You are not wrong to be offended. I’m offended after reading your letter. In 2020, this level of ignorance about HIV is willful, and I would expect someone who’s very much in love with you to be doing what he can to educate himself. It’s a red flag that he isn’t. I’m not even talking about reading a book; he could read a Wikipedia entry. He could scan pithy summaries of the landmark PARTNER studies, which were crucial in demonstrating that undetectable means untransmittable and documented zero HIV transmissions in sero-different couples (the second PARTNER study surveyed nearly 800 gay couples after 77,000 condomless sex acts). Your guy is stuck on toothpaste and laundry, which puts him squarely in a plague-years mindset. For your purposes, he might as well be living in the dark ages. You can either attempt to educate him, which given all the effort you’ve put into living together seems like the most prudent route, or kick him to the curb and find someone with a clue.
Dear How to Do It,
I am in my late 60s, and my wife is in her mid 70s. When we met some 40 years ago when I was just ending my first marriage to my high school sweetheart, the only woman I had ever had sex with. My current wife, six years my senior, had many lovers and all the wild sex I craved. We both have very high sex drives and still do. After 2 ½ years of copious but vanilla sex, I was concerned that if this relationship continued, I would never get to experience what she had, so we separated. A few months later, with my sexual adventures off to a slow start, we met up. We both still loved each other, and I wanted to have sex with her so badly. She said no way—marry me if you want sex. Since I still loved her, at 29, I agreed to marry the second woman I ever had sex with. Since she had such a colorful and exciting sex life before me, I just figured this would carry over into our relationship. She would feed me tidbits of her exploits when prodded. In our younger years, I often suggested we try swinging, threesomes, clubs, anything. It was always just about sex, but still, no way. She was done with that. I love her dearly and accepted my fate. Our vanilla sex has continued to this day. We have tried role playing, toys, etc., which helped a little, but not much. I would never cheat on her. I feel like a sexual failure, and rarely feel satisfied. She is content with our sex life. To make matters worse, she has now admitted if I was more aggressive back then, she would have agreed. I feel like such a fool. She says move on, get over it, but I cannot. Is there something wrong with me?
From what you have presented, there isn’t anything wrong with you, per se, but your thinking patterns are setting you up to feel that way. Comparing yourself to others, which you cast as the impetus for your own sexual exploration in your 20s, is a path to misery. If you attain your goal, it may only bring you to an arbitrarily defined equilibrium, and if you fall short, you are acutely aware of what you think you’re missing. Your 40 years of chronic FOMO is a case in point.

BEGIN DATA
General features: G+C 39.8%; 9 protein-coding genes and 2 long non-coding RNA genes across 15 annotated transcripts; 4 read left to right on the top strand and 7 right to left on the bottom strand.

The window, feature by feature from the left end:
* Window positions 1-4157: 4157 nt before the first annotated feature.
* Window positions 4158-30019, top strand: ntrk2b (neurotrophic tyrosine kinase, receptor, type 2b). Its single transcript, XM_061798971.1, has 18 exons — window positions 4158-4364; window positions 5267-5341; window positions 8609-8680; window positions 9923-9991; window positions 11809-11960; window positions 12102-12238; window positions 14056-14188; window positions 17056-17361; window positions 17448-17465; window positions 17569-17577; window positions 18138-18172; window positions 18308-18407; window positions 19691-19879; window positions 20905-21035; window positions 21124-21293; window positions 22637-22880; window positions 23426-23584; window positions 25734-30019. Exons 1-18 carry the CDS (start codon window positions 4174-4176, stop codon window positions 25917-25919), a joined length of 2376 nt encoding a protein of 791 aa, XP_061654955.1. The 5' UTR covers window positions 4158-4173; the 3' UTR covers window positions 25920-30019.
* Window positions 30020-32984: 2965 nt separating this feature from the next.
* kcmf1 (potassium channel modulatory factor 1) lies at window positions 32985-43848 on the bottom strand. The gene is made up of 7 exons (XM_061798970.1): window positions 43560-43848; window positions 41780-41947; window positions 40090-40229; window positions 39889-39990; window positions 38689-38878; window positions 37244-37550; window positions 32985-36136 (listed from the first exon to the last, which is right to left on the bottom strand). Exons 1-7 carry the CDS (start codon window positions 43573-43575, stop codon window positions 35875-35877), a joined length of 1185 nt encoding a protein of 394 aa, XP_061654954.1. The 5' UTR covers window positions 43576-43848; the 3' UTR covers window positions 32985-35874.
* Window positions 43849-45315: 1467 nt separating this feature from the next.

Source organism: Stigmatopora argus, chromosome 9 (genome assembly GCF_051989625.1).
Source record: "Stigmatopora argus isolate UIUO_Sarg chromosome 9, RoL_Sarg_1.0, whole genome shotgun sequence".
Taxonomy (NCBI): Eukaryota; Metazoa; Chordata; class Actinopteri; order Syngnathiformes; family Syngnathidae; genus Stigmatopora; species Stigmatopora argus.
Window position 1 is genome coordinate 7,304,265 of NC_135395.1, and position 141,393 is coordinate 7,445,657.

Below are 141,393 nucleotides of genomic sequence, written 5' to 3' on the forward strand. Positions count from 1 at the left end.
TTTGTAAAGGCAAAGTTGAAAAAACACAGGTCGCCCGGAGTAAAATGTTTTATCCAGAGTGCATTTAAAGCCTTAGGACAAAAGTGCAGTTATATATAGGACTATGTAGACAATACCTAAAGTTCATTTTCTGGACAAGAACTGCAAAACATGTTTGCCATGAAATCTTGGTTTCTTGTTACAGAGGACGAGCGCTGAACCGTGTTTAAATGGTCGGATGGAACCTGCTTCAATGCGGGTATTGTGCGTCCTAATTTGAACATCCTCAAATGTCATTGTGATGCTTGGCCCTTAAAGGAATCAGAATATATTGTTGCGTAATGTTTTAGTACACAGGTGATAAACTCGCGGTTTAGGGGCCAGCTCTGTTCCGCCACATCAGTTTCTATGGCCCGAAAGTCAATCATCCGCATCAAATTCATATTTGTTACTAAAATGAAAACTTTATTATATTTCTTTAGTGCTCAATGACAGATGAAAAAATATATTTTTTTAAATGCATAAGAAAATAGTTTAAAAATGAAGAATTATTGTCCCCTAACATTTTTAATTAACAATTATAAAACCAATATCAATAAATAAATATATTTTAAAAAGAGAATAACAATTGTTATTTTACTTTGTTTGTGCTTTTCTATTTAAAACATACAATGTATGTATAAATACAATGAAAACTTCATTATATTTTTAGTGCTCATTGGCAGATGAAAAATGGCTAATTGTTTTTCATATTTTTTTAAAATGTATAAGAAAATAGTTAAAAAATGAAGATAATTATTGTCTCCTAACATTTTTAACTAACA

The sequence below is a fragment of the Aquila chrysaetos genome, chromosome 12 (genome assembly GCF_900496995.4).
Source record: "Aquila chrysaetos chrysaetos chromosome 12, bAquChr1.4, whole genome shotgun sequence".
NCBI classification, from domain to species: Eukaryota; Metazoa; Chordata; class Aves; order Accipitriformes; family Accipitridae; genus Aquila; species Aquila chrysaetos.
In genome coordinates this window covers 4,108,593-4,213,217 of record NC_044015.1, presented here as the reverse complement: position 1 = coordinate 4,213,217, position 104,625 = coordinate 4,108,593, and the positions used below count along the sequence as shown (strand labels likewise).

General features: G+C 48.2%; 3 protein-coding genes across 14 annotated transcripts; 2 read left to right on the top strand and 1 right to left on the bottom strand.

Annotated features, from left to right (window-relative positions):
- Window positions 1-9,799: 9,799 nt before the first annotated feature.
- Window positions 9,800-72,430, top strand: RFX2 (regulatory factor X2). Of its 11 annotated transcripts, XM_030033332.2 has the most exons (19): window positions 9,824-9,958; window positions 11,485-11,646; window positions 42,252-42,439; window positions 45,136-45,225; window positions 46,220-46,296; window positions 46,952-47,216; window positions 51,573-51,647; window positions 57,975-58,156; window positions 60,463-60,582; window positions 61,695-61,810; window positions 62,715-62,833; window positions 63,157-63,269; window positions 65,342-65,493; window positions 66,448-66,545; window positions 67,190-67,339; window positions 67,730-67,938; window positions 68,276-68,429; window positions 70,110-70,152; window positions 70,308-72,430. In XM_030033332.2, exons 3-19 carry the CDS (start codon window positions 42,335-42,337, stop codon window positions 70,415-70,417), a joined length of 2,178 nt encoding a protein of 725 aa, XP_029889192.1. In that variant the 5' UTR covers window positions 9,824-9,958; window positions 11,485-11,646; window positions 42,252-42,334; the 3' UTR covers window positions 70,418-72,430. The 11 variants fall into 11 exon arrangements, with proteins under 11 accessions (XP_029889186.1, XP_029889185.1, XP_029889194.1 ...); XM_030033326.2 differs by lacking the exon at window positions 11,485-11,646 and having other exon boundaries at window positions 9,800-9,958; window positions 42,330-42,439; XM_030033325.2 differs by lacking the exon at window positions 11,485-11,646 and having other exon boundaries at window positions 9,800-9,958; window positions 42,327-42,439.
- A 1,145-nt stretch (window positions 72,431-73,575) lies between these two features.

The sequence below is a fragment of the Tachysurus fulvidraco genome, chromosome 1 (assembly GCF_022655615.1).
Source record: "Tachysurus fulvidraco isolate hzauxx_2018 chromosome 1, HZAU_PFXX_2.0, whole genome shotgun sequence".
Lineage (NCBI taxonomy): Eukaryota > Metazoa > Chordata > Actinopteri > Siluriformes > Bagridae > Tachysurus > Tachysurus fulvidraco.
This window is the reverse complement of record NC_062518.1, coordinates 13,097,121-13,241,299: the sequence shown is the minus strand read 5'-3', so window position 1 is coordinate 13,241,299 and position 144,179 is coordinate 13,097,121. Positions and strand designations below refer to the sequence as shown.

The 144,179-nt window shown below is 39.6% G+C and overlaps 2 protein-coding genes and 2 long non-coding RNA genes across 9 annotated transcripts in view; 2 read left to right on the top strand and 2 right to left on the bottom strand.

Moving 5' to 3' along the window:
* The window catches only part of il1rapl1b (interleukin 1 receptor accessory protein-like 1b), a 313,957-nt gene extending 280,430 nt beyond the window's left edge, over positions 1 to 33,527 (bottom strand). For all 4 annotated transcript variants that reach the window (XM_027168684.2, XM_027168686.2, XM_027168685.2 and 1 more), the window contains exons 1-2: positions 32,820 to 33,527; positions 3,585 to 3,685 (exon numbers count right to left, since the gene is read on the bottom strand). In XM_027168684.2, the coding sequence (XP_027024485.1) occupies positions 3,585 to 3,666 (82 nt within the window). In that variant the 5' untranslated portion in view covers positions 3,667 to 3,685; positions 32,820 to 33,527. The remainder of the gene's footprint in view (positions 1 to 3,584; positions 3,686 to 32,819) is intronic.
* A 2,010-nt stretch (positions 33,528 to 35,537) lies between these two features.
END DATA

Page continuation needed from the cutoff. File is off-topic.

What about your life, which includes a high sex drive in your late 60s, makes you feel like a sexual failure? For a moment, ignore what you don’t have and focus on what you do. Many people would envy a marriage like yours. Your satisfaction is another matter—if your wife is unwilling to accommodate your needs and nonmonogamy is out of the question, well, you’re effectively settling. You have enough time notched to understand the tradeoff: You are forgoing the excitement of casual, even fully gratifying sex, for the continued presence of your wife. You have made this choice because you figured it to be worth it; if you are reconsidering, perhaps you are realizing that it isn’t.
It was really shitty of your wife to say that you should have pursued your nonmonogamous interests more aggressively, as it’s reasonable to assume that you did not out of respect. But there’s nothing you can do about that now unless this is her way of critiquing your overall approach and requesting a more aggressive sexual atmosphere. Don’t presume that it is, but do talk to her about the message behind her if-only scenario. A counselor might help you here—if you feel as unhappy as you do, even if it’s irrational, you may have to work with a professional to find your happiness and you may need your wife by your side to do it.
More How to Do It
I got involved with an older married man a few months ago knowing that he had no intention of changing his situation. He told me he was looking for a female friend to fill the void in his sexual life because when his wife went through menopause eight years ago, she lost all interest in sex. We eventually developed deep feelings for each other. He admitted it in a series of texts and conversations. I broke off things with him at least three times since, knowing this situation was morally wrong. We have since resumed our relationship again. My question: Aside from him lying to his wife about his whereabouts when we are together, do you think he is lying to me too about his feelings or the situation with his wife?